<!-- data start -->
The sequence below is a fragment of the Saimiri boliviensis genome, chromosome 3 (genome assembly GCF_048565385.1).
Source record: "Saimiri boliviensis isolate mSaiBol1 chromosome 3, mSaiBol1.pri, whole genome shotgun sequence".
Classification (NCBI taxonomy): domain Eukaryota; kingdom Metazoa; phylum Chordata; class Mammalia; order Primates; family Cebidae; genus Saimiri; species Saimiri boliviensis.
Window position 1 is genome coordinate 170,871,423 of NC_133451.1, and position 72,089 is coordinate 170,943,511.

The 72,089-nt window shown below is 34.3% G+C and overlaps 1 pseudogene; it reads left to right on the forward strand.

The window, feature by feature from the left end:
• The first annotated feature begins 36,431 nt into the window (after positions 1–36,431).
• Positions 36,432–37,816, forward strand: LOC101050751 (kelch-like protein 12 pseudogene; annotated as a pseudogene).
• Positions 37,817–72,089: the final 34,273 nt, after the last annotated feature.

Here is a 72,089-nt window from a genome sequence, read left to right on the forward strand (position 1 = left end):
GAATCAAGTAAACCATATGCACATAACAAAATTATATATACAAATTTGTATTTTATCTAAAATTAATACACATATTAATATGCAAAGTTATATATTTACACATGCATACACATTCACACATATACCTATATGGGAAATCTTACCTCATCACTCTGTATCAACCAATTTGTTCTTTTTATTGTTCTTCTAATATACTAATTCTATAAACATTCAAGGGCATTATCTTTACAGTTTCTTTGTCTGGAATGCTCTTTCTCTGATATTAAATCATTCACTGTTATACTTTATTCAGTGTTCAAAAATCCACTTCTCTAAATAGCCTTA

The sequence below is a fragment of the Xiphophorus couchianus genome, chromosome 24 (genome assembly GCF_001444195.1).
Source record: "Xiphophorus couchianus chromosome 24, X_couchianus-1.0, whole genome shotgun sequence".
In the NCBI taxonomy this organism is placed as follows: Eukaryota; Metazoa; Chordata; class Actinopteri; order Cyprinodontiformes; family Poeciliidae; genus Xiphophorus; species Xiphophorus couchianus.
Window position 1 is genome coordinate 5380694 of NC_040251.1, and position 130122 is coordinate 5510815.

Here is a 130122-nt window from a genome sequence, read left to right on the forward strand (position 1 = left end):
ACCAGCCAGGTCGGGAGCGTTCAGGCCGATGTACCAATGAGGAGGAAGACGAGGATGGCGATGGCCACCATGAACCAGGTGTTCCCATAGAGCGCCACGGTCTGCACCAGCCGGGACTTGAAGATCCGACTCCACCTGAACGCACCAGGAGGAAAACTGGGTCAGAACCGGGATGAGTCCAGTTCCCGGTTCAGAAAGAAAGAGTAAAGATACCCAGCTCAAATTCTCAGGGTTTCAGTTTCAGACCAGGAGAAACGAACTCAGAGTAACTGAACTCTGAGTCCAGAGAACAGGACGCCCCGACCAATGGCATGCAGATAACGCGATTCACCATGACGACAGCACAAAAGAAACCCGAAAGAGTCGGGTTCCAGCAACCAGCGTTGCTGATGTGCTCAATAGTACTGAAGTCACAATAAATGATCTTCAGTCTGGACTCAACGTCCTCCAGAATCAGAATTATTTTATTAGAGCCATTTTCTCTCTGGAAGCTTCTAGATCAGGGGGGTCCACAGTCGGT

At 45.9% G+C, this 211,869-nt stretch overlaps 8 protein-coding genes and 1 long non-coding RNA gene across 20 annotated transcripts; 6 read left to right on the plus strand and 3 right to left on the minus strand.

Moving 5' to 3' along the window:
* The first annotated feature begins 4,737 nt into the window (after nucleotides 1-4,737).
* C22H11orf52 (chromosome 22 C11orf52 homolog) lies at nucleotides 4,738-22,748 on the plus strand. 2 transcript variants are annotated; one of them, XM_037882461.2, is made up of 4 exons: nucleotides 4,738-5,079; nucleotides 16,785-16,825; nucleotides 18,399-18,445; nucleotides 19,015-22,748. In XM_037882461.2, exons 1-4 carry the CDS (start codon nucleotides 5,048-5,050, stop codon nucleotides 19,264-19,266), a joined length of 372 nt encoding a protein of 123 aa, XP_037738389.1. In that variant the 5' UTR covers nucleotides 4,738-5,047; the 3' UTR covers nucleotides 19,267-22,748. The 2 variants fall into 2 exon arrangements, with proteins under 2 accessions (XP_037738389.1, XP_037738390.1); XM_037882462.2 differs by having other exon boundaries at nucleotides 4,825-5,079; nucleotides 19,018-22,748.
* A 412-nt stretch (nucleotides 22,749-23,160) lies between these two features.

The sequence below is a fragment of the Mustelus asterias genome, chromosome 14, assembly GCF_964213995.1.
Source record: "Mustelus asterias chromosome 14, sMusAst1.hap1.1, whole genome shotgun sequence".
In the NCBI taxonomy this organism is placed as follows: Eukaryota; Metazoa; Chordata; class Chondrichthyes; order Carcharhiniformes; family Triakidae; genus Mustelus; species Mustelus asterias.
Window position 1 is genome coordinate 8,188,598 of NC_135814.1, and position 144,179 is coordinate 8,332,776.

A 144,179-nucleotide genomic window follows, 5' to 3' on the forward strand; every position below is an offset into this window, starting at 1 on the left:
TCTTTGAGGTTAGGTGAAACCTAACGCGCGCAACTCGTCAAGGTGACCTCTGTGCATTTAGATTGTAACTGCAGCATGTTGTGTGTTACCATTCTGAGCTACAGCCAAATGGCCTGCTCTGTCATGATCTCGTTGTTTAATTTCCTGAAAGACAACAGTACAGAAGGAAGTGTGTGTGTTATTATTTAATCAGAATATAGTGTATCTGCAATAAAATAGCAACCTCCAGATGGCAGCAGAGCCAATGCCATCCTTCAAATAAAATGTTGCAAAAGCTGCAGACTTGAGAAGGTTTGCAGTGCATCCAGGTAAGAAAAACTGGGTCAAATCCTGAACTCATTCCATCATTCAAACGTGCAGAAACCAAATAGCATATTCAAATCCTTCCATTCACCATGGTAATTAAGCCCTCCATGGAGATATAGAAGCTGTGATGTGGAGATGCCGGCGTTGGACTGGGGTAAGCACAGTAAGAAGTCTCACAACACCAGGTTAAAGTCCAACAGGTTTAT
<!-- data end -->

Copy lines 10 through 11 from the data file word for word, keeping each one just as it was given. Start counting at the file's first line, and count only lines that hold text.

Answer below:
Here is a 72,089-nt window from a genome sequence, read left to right on the forward strand (position 1 = left end):
GAATCAAGTAAACCATATGCACATAACAAAATTATATATACAAATTTGTATTTTATCTAAAATTAATACACATATTAATATGCAAAGTTATATATTTACACATGCATACACATTCACACATATACCTATATGGGAAATCTTACCTCATCACTCTGTATCAACCAATTTGTTCTTTTTATTGTTCTTCTAATATACTAATTCTATAAACATTCAAGGGCATTATCTTTACAGTTTCTTTGTCTGGAATGCTCTTTCTCTGATATTAAATCATTCACTGTTATACTTTATTCAGTGTTCAAAAATCCACTTCTCTAAATAGCCTTA